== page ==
These remarks are not intended to be dismissive of the etic approaches that dominated at least two of the other papers in the panel; instead, the message is to try and find a balance between such analytic rationality, and a celebration of the emic intersubjectivity around which the original apprenticeship revolves. To underline the importance also of an etic approach, finally an extemporised attempt is made to link what appears to be recurrent themes throughout the panel’s papers: the interplay between the creation of value, the verbal expression, and the financial reward. The female bard, the expert jembe drummer, the Malian sand diviner and the Southern African sangoma diviner all perform and represent a voice from outside the vicissitudes of the ongoing social process between humans. Those themselves involved in this ongoing social process take this outside voice to be eminently valid and inescapable – hence constructions of its legitimation in supernatural terms (the experts’ powers are attributed to ancestors or the high god, the sangomas are even incarnations of ancestors). One almost gets the impression as if the construction, through the experts’ performance, of such an outside focus of comment, exhortation and criticism, and the verbal and financial exchanges that link this focus (and the experts’ work) to the ongoing social process, is in itself much more than a comment – yea, constitutes a very major factor in the social order. Perhaps it is no accident that, of all available social roles, the local format of the apprenticeship towards the local status of expert is extended to the North Atlantic researcher, the outsider who seeks to be an insider and who by her distancing commentary in the form of ethnography also brings out essential aspects of the local social order.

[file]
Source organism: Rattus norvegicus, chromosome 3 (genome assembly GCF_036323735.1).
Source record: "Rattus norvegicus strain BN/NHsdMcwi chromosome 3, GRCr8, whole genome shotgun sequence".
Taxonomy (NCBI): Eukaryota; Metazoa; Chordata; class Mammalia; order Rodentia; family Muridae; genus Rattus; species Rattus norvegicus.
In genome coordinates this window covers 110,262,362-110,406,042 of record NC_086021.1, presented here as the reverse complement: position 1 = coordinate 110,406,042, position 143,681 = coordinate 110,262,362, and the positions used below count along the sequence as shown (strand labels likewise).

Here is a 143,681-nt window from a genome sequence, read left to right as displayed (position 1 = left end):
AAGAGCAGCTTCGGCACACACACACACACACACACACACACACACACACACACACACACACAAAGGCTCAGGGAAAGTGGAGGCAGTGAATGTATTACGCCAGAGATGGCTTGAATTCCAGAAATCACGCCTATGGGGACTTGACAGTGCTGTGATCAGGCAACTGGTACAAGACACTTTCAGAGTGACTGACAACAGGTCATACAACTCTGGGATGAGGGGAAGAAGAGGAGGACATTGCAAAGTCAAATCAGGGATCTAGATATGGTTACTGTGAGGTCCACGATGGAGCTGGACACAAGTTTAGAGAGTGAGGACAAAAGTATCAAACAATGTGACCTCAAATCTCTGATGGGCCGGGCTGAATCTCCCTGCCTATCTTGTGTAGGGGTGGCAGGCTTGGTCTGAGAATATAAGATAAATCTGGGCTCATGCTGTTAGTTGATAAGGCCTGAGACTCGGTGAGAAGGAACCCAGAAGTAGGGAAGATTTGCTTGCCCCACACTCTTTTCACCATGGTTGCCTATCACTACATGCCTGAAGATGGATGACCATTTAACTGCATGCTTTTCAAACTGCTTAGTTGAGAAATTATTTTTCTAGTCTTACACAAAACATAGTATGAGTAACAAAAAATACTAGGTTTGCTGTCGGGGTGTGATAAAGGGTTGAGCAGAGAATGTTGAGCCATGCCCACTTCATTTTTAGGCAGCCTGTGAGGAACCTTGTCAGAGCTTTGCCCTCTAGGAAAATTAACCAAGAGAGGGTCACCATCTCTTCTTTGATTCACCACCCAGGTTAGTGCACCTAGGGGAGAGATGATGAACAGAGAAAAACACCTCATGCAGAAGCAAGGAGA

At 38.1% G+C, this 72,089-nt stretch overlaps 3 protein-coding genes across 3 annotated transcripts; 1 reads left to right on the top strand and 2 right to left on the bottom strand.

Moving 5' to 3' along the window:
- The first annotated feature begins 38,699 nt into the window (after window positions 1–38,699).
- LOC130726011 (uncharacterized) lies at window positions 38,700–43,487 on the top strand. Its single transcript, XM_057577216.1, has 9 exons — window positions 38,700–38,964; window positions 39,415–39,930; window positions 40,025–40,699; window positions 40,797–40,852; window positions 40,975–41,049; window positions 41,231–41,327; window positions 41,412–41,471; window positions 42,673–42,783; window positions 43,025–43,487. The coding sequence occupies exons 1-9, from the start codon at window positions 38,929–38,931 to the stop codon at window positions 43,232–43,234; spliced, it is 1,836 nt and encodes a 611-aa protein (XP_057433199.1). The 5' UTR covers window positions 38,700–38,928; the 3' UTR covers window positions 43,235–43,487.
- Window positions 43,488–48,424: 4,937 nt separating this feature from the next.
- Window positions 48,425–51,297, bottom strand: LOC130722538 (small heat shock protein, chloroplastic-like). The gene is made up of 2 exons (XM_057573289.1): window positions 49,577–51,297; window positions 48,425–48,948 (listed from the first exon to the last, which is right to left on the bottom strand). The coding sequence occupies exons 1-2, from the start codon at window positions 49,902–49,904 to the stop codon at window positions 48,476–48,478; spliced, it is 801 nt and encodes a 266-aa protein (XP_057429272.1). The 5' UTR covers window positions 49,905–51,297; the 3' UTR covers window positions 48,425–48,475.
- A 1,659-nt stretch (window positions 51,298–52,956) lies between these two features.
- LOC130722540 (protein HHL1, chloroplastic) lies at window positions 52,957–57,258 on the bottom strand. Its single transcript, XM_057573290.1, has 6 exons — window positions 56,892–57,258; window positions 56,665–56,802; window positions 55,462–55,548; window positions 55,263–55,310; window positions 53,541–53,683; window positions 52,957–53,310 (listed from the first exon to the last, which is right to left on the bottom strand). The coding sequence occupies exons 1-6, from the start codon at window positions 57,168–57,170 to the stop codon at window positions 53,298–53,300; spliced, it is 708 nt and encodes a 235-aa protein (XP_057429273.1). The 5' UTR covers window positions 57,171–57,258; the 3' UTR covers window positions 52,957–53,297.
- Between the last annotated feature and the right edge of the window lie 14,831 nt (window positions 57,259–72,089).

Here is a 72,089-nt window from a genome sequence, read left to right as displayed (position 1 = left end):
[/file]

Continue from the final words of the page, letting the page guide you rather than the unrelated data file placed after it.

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van Binsbergen, W.M.J., in press, ‘Islam as a constitutive factor in African ‘‘traditional’’ religion’, in: Breedveld, A., van Santen, J., & van Binsbergen, W.M.J., eds., Islam and transformations in Africa, Leiden: Brill